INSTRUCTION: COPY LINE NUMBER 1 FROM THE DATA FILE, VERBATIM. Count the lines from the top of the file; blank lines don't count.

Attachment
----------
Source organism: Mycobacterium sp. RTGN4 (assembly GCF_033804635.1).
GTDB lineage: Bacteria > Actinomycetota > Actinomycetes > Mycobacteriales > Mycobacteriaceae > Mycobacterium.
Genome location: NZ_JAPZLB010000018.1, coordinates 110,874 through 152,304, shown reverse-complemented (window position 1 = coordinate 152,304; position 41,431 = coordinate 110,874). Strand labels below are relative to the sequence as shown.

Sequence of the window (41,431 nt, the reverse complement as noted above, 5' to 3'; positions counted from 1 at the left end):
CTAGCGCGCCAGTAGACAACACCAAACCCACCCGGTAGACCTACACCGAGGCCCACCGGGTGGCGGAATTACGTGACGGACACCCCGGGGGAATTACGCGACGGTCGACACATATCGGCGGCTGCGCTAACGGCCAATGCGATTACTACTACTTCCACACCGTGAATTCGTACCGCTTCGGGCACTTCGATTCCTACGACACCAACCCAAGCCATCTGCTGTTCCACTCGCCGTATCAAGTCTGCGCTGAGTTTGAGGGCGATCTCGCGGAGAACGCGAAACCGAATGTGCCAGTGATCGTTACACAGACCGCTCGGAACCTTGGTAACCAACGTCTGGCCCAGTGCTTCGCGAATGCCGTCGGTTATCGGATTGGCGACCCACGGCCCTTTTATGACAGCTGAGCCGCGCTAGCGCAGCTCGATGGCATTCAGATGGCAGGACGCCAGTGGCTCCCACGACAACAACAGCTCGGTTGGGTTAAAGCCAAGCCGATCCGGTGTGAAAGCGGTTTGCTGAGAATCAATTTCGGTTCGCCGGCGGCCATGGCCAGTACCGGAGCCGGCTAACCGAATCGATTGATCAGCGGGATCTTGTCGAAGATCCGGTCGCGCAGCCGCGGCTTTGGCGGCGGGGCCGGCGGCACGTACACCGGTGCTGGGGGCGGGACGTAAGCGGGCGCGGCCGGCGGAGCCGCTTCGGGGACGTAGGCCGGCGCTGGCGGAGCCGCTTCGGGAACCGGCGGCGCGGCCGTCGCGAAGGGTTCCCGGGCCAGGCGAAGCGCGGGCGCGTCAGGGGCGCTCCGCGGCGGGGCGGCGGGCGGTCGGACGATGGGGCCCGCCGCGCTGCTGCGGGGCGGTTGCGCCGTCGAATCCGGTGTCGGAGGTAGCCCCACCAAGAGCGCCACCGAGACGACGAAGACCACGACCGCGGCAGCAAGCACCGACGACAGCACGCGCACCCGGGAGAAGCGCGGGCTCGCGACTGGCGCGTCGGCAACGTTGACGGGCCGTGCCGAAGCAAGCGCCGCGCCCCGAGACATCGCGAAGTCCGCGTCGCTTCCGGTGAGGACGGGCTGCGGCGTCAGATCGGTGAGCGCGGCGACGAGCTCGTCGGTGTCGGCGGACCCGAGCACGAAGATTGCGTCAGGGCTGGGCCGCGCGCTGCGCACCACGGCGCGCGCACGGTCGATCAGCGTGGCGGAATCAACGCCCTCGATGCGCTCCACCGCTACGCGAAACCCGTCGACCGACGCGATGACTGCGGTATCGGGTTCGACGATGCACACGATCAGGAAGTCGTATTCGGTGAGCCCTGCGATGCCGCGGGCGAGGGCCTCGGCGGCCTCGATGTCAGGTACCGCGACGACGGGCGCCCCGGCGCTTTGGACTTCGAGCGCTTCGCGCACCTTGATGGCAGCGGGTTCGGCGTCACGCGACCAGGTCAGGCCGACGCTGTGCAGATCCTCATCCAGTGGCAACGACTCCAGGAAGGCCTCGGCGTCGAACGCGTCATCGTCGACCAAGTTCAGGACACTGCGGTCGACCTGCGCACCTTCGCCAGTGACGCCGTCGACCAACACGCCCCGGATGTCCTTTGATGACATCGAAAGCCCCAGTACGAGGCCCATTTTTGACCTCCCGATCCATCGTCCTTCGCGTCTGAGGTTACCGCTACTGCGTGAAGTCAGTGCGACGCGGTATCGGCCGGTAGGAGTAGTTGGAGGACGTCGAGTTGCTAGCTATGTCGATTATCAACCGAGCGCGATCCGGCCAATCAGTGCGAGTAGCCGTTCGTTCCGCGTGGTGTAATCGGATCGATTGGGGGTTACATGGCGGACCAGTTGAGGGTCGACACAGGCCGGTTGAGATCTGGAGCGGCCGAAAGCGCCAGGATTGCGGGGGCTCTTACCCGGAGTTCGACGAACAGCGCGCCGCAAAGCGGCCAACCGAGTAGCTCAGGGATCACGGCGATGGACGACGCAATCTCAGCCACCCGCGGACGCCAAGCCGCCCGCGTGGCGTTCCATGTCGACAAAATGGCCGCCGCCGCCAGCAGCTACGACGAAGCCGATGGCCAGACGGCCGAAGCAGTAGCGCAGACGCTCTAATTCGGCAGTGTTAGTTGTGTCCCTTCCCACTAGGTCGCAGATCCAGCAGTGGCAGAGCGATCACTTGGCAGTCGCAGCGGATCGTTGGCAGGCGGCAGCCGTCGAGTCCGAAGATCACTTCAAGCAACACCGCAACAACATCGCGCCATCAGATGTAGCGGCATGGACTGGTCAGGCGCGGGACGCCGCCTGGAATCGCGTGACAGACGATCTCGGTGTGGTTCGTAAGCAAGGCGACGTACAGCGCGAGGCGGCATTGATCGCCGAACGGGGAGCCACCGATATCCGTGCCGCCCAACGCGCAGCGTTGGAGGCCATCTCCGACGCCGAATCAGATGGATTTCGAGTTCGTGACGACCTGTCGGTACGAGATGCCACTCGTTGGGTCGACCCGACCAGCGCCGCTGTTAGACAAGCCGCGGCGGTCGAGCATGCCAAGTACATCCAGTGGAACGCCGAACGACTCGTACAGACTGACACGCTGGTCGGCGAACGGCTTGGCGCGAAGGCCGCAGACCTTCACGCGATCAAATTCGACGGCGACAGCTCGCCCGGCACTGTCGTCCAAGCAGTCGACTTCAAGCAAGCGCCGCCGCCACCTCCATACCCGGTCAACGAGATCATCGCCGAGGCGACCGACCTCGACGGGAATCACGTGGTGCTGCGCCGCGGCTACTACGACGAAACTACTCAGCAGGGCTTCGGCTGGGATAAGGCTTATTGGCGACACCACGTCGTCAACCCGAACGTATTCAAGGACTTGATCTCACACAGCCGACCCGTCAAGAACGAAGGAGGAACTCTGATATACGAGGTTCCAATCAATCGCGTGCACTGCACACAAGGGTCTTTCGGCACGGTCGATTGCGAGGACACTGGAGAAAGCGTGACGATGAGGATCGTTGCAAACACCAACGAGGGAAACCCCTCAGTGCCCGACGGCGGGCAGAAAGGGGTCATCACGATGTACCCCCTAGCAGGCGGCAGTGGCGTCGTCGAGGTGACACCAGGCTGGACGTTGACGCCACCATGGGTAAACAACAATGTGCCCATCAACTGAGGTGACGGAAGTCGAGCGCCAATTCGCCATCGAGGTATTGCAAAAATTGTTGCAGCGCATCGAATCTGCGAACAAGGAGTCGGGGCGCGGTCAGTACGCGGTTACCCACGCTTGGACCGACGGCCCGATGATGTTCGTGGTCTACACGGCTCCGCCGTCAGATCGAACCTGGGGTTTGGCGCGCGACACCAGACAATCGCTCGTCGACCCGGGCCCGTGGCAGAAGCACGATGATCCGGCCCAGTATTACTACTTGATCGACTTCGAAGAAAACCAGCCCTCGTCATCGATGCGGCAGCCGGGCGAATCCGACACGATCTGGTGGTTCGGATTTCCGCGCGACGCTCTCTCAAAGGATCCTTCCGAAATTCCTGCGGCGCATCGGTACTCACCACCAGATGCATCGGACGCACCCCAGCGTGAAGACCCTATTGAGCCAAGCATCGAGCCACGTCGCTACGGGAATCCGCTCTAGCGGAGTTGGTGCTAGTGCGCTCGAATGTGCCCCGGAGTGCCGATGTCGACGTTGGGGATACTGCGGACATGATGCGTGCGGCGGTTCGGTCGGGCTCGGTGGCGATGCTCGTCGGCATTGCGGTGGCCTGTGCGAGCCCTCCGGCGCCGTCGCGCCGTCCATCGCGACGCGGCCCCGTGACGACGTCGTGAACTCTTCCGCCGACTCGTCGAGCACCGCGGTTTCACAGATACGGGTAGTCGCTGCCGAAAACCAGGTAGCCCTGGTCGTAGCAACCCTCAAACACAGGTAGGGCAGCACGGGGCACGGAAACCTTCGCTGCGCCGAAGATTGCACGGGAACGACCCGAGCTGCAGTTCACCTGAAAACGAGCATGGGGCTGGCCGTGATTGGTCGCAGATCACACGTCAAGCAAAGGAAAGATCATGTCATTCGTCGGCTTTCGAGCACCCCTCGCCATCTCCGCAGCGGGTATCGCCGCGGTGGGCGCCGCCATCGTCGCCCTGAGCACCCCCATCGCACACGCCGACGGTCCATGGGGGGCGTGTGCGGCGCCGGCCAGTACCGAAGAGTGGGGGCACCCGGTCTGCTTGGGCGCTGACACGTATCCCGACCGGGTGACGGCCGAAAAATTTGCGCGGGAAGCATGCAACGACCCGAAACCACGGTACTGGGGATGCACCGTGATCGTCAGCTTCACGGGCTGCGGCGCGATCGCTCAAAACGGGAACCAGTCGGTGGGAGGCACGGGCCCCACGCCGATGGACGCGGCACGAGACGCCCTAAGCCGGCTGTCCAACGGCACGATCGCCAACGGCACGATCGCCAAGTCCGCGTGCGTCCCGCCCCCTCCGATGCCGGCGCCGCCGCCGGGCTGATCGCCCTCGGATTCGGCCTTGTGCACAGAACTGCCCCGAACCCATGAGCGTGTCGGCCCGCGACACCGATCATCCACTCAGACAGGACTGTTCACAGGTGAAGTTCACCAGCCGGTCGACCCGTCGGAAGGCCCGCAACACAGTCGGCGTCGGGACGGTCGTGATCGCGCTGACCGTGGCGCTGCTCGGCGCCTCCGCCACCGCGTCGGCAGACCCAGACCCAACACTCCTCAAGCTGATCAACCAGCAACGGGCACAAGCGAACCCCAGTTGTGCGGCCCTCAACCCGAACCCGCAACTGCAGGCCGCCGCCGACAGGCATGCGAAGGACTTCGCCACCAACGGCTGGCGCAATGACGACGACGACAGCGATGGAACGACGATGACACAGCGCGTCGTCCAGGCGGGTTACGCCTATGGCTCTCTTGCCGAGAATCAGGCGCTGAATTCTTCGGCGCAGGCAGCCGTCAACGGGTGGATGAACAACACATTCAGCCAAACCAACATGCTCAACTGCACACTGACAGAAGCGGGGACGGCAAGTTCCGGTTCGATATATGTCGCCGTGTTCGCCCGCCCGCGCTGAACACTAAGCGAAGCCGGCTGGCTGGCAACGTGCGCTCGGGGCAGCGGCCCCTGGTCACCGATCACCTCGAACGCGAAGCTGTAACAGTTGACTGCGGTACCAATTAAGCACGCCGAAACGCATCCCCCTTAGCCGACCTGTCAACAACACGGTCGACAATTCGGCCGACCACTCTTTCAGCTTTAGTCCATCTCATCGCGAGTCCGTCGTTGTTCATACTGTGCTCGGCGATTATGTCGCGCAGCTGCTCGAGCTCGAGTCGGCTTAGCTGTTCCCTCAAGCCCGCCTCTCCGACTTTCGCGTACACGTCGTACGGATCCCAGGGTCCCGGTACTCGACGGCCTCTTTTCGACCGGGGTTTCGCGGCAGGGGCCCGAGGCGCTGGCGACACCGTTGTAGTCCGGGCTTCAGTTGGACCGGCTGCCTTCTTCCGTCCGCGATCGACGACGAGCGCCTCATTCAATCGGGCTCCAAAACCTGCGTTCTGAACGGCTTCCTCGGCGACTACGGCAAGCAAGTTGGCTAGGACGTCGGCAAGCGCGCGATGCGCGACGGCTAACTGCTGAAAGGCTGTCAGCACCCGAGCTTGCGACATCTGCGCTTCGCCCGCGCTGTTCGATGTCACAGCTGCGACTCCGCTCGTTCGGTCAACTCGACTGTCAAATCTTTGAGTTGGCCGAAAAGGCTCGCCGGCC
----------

Source organism: Mycobacterium sp. RTGN4 (assembly GCF_033804635.1).